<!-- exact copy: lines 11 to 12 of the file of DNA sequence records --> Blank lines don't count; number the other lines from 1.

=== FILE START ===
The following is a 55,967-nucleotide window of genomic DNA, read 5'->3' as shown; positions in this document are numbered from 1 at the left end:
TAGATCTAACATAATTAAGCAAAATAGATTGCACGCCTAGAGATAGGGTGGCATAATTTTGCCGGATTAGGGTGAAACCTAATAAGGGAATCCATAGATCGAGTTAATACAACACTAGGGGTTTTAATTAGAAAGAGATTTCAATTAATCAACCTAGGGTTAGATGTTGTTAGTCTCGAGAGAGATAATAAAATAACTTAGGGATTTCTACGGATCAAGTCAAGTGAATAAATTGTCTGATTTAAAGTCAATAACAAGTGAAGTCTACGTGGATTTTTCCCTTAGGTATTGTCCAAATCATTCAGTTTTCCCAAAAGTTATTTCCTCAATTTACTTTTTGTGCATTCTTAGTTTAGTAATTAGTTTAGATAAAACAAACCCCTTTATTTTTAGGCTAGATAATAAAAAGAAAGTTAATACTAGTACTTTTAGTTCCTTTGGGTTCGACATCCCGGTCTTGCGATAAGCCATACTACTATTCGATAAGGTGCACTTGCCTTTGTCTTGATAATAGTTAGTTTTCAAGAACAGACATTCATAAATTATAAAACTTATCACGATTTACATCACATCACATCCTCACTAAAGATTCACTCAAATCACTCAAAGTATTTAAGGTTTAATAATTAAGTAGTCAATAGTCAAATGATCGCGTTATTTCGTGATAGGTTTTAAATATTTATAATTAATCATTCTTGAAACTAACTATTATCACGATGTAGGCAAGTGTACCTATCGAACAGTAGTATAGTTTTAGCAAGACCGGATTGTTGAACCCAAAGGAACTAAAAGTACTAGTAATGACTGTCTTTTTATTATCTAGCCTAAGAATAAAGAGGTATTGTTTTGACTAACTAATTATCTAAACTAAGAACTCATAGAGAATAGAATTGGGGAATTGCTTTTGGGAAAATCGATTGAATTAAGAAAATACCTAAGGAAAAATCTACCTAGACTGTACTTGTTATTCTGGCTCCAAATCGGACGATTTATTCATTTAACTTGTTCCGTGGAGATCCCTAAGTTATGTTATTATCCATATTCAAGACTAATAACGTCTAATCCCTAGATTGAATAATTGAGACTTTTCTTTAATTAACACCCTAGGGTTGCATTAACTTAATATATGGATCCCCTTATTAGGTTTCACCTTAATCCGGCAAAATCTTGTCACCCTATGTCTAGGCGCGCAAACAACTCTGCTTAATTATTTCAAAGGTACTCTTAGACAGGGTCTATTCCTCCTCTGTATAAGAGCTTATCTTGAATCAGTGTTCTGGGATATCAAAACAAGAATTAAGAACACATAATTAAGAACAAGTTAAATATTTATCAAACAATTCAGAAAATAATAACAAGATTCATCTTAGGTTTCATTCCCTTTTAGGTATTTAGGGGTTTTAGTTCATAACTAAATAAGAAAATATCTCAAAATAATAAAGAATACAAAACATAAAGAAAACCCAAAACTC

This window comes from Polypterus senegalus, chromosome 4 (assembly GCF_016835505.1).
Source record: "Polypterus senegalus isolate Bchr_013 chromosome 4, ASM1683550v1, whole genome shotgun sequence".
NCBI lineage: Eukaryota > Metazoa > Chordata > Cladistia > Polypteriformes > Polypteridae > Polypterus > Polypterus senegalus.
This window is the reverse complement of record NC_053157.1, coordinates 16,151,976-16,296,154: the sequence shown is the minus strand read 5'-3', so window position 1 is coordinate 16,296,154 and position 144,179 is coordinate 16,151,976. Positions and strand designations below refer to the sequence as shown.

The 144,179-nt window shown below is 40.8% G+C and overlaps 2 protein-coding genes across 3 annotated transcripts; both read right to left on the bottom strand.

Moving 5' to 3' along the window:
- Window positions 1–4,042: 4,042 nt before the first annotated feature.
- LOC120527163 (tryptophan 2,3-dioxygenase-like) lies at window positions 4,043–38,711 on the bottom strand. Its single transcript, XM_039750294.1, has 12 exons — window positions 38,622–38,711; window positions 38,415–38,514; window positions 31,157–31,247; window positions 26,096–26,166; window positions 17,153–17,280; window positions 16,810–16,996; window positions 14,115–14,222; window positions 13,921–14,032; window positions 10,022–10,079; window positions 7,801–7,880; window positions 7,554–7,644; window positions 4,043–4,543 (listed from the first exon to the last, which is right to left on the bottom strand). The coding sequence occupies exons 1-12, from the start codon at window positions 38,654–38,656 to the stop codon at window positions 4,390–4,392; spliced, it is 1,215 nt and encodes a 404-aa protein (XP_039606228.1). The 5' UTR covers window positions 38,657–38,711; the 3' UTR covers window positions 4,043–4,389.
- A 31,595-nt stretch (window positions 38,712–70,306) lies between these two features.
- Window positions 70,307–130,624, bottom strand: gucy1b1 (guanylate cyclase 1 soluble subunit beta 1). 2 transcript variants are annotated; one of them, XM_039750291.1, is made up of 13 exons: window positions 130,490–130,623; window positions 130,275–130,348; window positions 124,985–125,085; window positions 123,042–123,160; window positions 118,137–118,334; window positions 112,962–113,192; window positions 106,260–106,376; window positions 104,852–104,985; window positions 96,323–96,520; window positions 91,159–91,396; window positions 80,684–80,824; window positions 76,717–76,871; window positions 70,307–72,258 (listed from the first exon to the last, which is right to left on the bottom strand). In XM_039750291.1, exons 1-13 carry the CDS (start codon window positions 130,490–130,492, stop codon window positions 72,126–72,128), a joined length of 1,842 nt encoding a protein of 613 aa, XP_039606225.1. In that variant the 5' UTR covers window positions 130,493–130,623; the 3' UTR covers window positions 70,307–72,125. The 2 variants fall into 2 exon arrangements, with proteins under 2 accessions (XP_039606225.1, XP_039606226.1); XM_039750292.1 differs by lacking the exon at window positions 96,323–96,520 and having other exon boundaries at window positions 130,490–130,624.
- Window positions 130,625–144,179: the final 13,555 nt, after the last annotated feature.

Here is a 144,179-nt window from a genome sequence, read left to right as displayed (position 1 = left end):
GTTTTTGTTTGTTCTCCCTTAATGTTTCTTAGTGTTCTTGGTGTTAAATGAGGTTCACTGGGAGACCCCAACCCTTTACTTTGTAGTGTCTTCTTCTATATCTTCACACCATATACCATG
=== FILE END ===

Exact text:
- A 31,595-nt stretch (window positions 38,712–70,306) lies between these two features.
- Window positions 70,307–130,624, bottom strand: gucy1b1 (guanylate cyclase 1 soluble subunit beta 1). 2 transcript variants are annotated; one of them, XM_039750291.1, is made up of 13 exons: window positions 130,490–130,623; window positions 130,275–130,348; window positions 124,985–125,085; window positions 123,042–123,160; window positions 118,137–118,334; window positions 112,962–113,192; window positions 106,260–106,376; window positions 104,852–104,985; window positions 96,323–96,520; window positions 91,159–91,396; window positions 80,684–80,824; window positions 76,717–76,871; window positions 70,307–72,258 (listed from the first exon to the last, which is right to left on the bottom strand). In XM_039750291.1, exons 1-13 carry the CDS (start codon window positions 130,490–130,492, stop codon window positions 72,126–72,128), a joined length of 1,842 nt encoding a protein of 613 aa, XP_039606225.1. In that variant the 5' UTR covers window positions 130,493–130,623; the 3' UTR covers window positions 70,307–72,125. The 2 variants fall into 2 exon arrangements, with proteins under 2 accessions (XP_039606225.1, XP_039606226.1); XM_039750292.1 differs by lacking the exon at window positions 96,323–96,520 and having other exon boundaries at window positions 130,490–130,624.